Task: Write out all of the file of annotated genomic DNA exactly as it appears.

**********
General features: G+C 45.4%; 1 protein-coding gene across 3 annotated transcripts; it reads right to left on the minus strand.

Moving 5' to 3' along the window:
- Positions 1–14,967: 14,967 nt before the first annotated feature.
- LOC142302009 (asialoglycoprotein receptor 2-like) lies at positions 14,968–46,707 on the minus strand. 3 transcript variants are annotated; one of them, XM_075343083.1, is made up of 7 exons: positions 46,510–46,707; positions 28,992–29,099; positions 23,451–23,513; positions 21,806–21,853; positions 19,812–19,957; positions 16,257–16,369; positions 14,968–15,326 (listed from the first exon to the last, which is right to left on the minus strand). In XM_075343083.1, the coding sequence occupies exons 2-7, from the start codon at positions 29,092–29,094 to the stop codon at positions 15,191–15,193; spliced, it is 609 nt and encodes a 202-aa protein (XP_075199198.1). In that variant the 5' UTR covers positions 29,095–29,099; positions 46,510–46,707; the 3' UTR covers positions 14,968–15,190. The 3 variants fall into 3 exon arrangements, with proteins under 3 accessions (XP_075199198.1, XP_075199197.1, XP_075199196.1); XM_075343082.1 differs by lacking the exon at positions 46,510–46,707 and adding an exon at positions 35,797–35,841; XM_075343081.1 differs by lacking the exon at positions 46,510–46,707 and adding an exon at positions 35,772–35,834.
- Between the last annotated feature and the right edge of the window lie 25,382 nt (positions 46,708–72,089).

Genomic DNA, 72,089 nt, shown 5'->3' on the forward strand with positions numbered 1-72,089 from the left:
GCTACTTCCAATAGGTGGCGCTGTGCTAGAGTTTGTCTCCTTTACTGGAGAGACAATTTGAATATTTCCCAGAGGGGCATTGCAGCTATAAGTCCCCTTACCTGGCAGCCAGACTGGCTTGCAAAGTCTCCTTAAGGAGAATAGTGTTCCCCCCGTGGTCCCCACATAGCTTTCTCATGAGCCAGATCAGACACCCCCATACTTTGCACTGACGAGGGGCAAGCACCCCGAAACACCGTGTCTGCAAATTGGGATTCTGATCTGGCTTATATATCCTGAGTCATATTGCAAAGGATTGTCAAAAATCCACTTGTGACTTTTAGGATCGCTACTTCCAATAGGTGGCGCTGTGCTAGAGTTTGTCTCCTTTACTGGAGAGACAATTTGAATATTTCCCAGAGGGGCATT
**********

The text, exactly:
General features: G+C 45.4%; 1 protein-coding gene across 3 annotated transcripts; it reads right to left on the minus strand.

Moving 5' to 3' along the window:
- Positions 1–14,967: 14,967 nt before the first annotated feature.
- LOC142302009 (asialoglycoprotein receptor 2-like) lies at positions 14,968–46,707 on the minus strand. 3 transcript variants are annotated; one of them, XM_075343083.1, is made up of 7 exons: positions 46,510–46,707; positions 28,992–29,099; positions 23,451–23,513; positions 21,806–21,853; positions 19,812–19,957; positions 16,257–16,369; positions 14,968–15,326 (listed from the first exon to the last, which is right to left on the minus strand). In XM_075343083.1, the coding sequence occupies exons 2-7, from the start codon at positions 29,092–29,094 to the stop codon at positions 15,191–15,193; spliced, it is 609 nt and encodes a 202-aa protein (XP_075199198.1). In that variant the 5' UTR covers positions 29,095–29,099; positions 46,510–46,707; the 3' UTR covers positions 14,968–15,190. The 3 variants fall into 3 exon arrangements, with proteins under 3 accessions (XP_075199198.1, XP_075199197.1, XP_075199196.1); XM_075343082.1 differs by lacking the exon at positions 46,510–46,707 and adding an exon at positions 35,797–35,841; XM_075343081.1 differs by lacking the exon at positions 46,510–46,707 and adding an exon at positions 35,772–35,834.
- Between the last annotated feature and the right edge of the window lie 25,382 nt (positions 46,708–72,089).

Genomic DNA, 72,089 nt, shown 5'->3' on the forward strand with positions numbered 1-72,089 from the left:
GCTACTTCCAATAGGTGGCGCTGTGCTAGAGTTTGTCTCCTTTACTGGAGAGACAATTTGAATATTTCCCAGAGGGGCATTGCAGCTATAAGTCCCCTTACCTGGCAGCCAGACTGGCTTGCAAAGTCTCCTTAAGGAGAATAGTGTTCCCCCCGTGGTCCCCACATAGCTTTCTCATGAGCCAGATCAGACACCCCCATACTTTGCACTGACGAGGGGCAAGCACCCCGAAACACCGTGTCTGCAAATTGGGATTCTGATCTGGCTTATATATCCTGAGTCATATTGCAAAGGATTGTCAAAAATCCACTTGTGACTTTTAGGATCGCTACTTCCAATAGGTGGCGCTGTGCTAGAGTTTGTCTCCTTTACTGGAGAGACAATTTGAATATTTCCCAGAGGGGCATT